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Destinations Asia Burma (Myanmar)

Holidays to Burma (Myanmar)

Burma, now officially known as Myanmar, is a country very much in transition. It is emerging from decades of isolation, unforgiving military rule and savage corruption, and with Aung San Suu Kyi’s National League for Democracy now at the helm, Burma is slowly embracing democracy and redefining its national identity. But things here move at a snail’s pace – development is slow, and the politics of many ethnic tribal regions is complicated. A tour to Burma now offers an authentic insight into the South-East Asia of old, a far-cry from the bright neon lights and 7-Elevens of Bangkok.

Described by many of its visitors as ‘like Thailand 30 years ago’, a holiday to Myanmar is a true adventure travel experience. Although Burma has been open to tourists now for several years, tourism is still very much in its infancy here compared to its more popular neighbours, meaning you just have to step away from Myanmar’s main sights to witness daily local life, uninterrupted by other tourists. Visitors to Myanmar are still a novelty to most Burmese people, and warm welcomes and friendly conversations with locals can be enjoyed almost around every corner.
Burma's stand-out highlight is the temples of Bagan. Over 1000 pagodas and stupas are dotted along the wide open plains, stretching out as far as the eye can see. Explore’s tours to Bagan showcase the best temples and uncover the history behind this fascinating region, with the help of our expert Explore Leaders.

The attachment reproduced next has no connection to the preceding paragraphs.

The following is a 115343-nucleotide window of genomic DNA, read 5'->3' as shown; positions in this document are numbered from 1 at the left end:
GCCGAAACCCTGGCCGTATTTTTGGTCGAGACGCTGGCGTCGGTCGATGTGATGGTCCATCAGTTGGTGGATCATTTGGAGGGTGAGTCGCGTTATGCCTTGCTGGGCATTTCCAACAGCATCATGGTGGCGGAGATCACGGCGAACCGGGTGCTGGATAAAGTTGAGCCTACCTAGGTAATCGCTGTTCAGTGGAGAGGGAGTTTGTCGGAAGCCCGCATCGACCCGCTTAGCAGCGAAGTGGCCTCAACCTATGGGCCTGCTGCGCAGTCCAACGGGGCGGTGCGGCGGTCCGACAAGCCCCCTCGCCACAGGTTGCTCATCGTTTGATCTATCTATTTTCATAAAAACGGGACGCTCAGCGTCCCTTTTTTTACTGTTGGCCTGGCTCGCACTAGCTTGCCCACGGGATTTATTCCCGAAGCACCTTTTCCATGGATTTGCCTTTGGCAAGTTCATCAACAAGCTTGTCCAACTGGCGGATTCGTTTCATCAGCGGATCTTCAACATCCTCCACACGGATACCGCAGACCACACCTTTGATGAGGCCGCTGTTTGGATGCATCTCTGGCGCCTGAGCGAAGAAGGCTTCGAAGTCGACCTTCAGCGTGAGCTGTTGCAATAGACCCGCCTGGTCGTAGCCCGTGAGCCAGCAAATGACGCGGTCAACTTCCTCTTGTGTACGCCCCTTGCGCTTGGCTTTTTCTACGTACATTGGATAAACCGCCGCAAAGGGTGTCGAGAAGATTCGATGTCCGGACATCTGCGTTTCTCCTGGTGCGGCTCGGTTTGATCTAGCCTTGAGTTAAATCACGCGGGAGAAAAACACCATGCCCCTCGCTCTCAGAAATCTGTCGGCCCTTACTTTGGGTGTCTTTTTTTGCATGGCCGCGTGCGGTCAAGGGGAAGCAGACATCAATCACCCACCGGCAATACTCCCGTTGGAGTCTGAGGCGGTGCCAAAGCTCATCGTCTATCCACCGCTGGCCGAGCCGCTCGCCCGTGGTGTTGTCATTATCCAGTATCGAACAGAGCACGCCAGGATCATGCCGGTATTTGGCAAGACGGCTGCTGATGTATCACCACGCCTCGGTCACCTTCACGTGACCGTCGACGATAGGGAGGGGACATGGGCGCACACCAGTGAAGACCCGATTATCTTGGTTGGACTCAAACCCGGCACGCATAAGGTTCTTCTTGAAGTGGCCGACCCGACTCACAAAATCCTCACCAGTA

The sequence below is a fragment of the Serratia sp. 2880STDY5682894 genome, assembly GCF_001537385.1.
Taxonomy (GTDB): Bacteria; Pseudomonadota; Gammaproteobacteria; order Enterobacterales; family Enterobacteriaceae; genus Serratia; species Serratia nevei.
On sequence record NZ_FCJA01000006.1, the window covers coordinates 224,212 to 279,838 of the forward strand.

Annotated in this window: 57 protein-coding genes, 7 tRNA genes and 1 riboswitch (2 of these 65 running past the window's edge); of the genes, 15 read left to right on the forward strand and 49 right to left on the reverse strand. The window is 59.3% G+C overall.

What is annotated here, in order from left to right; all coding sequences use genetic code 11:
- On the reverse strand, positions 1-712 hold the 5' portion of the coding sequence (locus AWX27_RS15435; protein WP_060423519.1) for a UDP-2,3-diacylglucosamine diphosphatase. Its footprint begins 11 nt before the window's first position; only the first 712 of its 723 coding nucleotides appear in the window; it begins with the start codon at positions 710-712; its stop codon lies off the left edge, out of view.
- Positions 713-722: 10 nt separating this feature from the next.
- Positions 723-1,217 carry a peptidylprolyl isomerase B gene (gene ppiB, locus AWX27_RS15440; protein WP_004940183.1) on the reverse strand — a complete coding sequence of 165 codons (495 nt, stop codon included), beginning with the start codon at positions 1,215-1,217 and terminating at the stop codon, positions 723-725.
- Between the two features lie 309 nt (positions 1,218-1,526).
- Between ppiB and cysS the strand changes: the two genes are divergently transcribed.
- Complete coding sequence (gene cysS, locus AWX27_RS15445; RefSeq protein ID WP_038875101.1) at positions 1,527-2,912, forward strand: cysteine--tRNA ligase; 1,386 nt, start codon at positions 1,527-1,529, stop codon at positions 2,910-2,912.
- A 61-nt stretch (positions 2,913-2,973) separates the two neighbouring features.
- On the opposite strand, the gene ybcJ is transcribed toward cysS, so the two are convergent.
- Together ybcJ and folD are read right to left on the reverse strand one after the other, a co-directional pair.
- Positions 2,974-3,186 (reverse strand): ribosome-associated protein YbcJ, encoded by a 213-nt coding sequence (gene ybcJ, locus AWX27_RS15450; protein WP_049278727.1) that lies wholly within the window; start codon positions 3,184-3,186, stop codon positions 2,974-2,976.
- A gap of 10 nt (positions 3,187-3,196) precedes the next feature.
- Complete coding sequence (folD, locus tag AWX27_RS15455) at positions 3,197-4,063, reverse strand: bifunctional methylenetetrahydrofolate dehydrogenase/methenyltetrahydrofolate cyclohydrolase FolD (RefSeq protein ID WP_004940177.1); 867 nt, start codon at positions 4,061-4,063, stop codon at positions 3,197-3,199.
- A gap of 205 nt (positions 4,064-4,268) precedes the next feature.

Visiting Inle Lake should not be missed on any holiday to Burma. A cruise along the waters of Inle by longtail boat uncovers small stilted villages and traditional industries such as weaving, cigar rolling and boat building, all still painstakingly done by hand. The region is also made iconic by its fishermen and their curious technique of one-legged rowing, leaving their hands free to catch fish using their own unique conical fishing nets.
Other places of interest include the Golden Rock at Kyaiktiyo, Rudyard Kipling’s Mandalay, the white sands of Ngapali Beach, and in the south lie faded colonial towns and the undiscovered Mergui Archipelago.

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Holidays to Burma (Myanmar)

Whilst Myanmar has many wonderful and interesting places to visit, outlined below are some of its stand-out highlights:

Inle Lake

Located high up on the Shan Plateau, Inle Lake is a place where tradition takes precedent; from the ethnic tribes proudly wearing the national dress, to the boat-building and weaving industries all done by hand. Here you can take boat cruise on Inle Lake, discovering these traditional industries, visiting local markets and dining on freshly-caught fish served up on a banana leaf.